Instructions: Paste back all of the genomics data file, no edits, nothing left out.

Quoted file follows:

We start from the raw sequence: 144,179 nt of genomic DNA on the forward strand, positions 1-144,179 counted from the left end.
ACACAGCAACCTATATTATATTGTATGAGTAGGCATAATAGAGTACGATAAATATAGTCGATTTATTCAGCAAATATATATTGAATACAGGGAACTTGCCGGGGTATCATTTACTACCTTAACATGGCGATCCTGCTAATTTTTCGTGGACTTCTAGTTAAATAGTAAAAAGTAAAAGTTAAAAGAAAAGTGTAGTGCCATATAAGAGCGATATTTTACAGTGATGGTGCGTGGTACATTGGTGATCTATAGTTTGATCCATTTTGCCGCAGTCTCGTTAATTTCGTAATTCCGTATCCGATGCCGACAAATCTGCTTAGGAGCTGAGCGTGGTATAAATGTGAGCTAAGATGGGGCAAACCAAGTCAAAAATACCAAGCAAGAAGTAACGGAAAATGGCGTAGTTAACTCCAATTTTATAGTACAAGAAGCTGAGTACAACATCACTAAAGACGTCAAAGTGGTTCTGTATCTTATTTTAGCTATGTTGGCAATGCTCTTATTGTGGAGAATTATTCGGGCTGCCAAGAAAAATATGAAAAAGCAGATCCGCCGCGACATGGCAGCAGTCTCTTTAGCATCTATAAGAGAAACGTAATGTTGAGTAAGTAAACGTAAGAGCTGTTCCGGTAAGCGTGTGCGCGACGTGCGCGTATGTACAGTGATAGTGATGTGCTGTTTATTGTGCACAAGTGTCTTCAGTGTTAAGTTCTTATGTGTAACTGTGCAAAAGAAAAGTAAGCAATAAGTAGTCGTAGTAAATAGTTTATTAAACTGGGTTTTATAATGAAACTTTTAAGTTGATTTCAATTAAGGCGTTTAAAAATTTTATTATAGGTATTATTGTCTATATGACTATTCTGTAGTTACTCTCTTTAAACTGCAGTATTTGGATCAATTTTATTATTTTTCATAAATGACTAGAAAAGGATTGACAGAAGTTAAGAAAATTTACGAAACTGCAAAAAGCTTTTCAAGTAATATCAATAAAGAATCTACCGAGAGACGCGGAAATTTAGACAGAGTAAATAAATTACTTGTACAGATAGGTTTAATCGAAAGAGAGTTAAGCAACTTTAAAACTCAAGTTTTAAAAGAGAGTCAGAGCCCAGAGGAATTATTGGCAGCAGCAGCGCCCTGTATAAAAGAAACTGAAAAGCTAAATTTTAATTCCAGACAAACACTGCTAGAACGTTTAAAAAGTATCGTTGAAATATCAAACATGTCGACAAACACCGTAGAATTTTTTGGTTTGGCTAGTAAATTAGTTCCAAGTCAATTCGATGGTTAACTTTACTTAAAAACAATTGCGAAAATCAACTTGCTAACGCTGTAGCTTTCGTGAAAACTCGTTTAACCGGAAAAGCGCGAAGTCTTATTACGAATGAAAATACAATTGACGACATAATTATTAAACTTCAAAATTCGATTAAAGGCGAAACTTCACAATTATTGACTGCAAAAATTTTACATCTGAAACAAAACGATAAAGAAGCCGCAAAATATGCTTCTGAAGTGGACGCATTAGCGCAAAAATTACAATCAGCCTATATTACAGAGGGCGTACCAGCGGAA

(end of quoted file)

We start from the raw sequence: 144,179 nt of genomic DNA on the forward strand, positions 1-144,179 counted from the left end.
ACACAGCAACCTATATTATATTGTATGAGTAGGCATAATAGAGTACGATAAATATAGTCGATTTATTCAGCAAATATATATTGAATACAGGGAACTTGCCGGGGTATCATTTACTACCTTAACATGGCGATCCTGCTAATTTTTCGTGGACTTCTAGTTAAATAGTAAAAAGTAAAAGTTAAAAGAAAAGTGTAGTGCCATATAAGAGCGATATTTTACAGTGATGGTGCGTGGTACATTGGTGATCTATAGTTTGATCCATTTTGCCGCAGTCTCGTTAATTTCGTAATTCCGTATCCGATGCCGACAAATCTGCTTAGGAGCTGAGCGTGGTATAAATGTGAGCTAAGATGGGGCAAACCAAGTCAAAAATACCAAGCAAGAAGTAACGGAAAATGGCGTAGTTAACTCCAATTTTATAGTACAAGAAGCTGAGTACAACATCACTAAAGACGTCAAAGTGGTTCTGTATCTTATTTTAGCTATGTTGGCAATGCTCTTATTGTGGAGAATTATTCGGGCTGCCAAGAAAAATATGAAAAAGCAGATCCGCCGCGACATGGCAGCAGTCTCTTTAGCATCTATAAGAGAAACGTAATGTTGAGTAAGTAAACGTAAGAGCTGTTCCGGTAAGCGTGTGCGCGACGTGCGCGTATGTACAGTGATAGTGATGTGCTGTTTATTGTGCACAAGTGTCTTCAGTGTTAAGTTCTTATGTGTAACTGTGCAAAAGAAAAGTAAGCAATAAGTAGTCGTAGTAAATAGTTTATTAAACTGGGTTTTATAATGAAACTTTTAAGTTGATTTCAATTAAGGCGTTTAAAAATTTTATTATAGGTATTATTGTCTATATGACTATTCTGTAGTTACTCTCTTTAAACTGCAGTATTTGGATCAATTTTATTATTTTTCATAAATGACTAGAAAAGGATTGACAGAAGTTAAGAAAATTTACGAAACTGCAAAAAGCTTTTCAAGTAATATCAATAAAGAATCTACCGAGAGACGCGGAAATTTAGACAGAGTAAATAAATTACTTGTACAGATAGGTTTAATCGAAAGAGAGTTAAGCAACTTTAAAACTCAAGTTTTAAAAGAGAGTCAGAGCCCAGAGGAATTATTGGCAGCAGCAGCGCCCTGTATAAAAGAAACTGAAAAGCTAAATTTTAATTCCAGACAAACACTGCTAGAACGTTTAAAAAGTATCGTTGAAATATCAAACATGTCGACAAACACCGTAGAATTTTTTGGTTTGGCTAGTAAATTAGTTCCAAGTCAATTCGATGGTTAACTTTACTTAAAAACAATTGCGAAAATCAACTTGCTAACGCTGTAGCTTTCGTGAAAACTCGTTTAACCGGAAAAGCGCGAAGTCTTATTACGAATGAAAATACAATTGACGACATAATTATTAAACTTCAAAATTCGATTAAAGGCGAAACTTCACAATTATTGACTGCAAAAATTTTACATCTGAAACAAAACGATAAAGAAGCCGCAAAATATGCTTCTGAAGTGGACGCATTAGCGCAAAAATTACAATCAGCCTATATTACAGAGGGCGTACCAGCGGAA